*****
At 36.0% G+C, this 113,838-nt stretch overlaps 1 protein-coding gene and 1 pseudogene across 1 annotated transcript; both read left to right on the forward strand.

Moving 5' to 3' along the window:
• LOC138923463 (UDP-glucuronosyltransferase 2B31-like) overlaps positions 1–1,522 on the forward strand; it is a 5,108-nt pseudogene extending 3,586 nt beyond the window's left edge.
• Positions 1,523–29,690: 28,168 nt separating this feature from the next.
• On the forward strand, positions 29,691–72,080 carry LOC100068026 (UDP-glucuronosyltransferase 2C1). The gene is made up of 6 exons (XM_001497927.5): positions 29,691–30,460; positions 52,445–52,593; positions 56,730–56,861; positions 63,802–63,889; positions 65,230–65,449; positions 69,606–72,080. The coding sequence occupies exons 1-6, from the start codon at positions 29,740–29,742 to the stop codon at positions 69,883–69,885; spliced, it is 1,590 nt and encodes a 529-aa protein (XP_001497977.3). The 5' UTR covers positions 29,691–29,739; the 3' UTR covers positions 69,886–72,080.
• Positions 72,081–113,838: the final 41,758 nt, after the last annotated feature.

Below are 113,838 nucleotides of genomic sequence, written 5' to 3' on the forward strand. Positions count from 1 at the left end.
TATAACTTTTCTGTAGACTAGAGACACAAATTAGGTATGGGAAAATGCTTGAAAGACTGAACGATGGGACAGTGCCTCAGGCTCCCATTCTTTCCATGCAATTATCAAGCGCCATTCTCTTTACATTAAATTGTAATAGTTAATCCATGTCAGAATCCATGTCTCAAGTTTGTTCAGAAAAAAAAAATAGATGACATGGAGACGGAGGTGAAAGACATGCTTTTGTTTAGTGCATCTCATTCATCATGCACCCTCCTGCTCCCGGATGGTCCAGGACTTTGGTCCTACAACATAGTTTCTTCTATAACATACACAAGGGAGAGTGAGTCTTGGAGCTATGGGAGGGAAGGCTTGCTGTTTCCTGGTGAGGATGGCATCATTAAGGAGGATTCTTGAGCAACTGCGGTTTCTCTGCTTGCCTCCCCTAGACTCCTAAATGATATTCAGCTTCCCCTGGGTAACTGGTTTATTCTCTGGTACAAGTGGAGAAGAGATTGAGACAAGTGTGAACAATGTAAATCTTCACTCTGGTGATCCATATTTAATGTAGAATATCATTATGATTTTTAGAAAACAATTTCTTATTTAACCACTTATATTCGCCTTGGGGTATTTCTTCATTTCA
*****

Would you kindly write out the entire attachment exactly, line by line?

At 36.0% G+C, this 113,838-nt stretch overlaps 1 protein-coding gene and 1 pseudogene across 1 annotated transcript; both read left to right on the forward strand.

Moving 5' to 3' along the window:
• LOC138923463 (UDP-glucuronosyltransferase 2B31-like) overlaps positions 1–1,522 on the forward strand; it is a 5,108-nt pseudogene extending 3,586 nt beyond the window's left edge.
• Positions 1,523–29,690: 28,168 nt separating this feature from the next.
• On the forward strand, positions 29,691–72,080 carry LOC100068026 (UDP-glucuronosyltransferase 2C1). The gene is made up of 6 exons (XM_001497927.5): positions 29,691–30,460; positions 52,445–52,593; positions 56,730–56,861; positions 63,802–63,889; positions 65,230–65,449; positions 69,606–72,080. The coding sequence occupies exons 1-6, from the start codon at positions 29,740–29,742 to the stop codon at positions 69,883–69,885; spliced, it is 1,590 nt and encodes a 529-aa protein (XP_001497977.3). The 5' UTR covers positions 29,691–29,739; the 3' UTR covers positions 69,886–72,080.
• Positions 72,081–113,838: the final 41,758 nt, after the last annotated feature.

Below are 113,838 nucleotides of genomic sequence, written 5' to 3' on the forward strand. Positions count from 1 at the left end.
TATAACTTTTCTGTAGACTAGAGACACAAATTAGGTATGGGAAAATGCTTGAAAGACTGAACGATGGGACAGTGCCTCAGGCTCCCATTCTTTCCATGCAATTATCAAGCGCCATTCTCTTTACATTAAATTGTAATAGTTAATCCATGTCAGAATCCATGTCTCAAGTTTGTTCAGAAAAAAAAAATAGATGACATGGAGACGGAGGTGAAAGACATGCTTTTGTTTAGTGCATCTCATTCATCATGCACCCTCCTGCTCCCGGATGGTCCAGGACTTTGGTCCTACAACATAGTTTCTTCTATAACATACACAAGGGAGAGTGAGTCTTGGAGCTATGGGAGGGAAGGCTTGCTGTTTCCTGGTGAGGATGGCATCATTAAGGAGGATTCTTGAGCAACTGCGGTTTCTCTGCTTGCCTCCCCTAGACTCCTAAATGATATTCAGCTTCCCCTGGGTAACTGGTTTATTCTCTGGTACAAGTGGAGAAGAGATTGAGACAAGTGTGAACAATGTAAATCTTCACTCTGGTGATCCATATTTAATGTAGAATATCATTATGATTTTTAGAAAACAATTTCTTATTTAACCACTTATATTCGCCTTGGGGTATTTCTTCATTTCA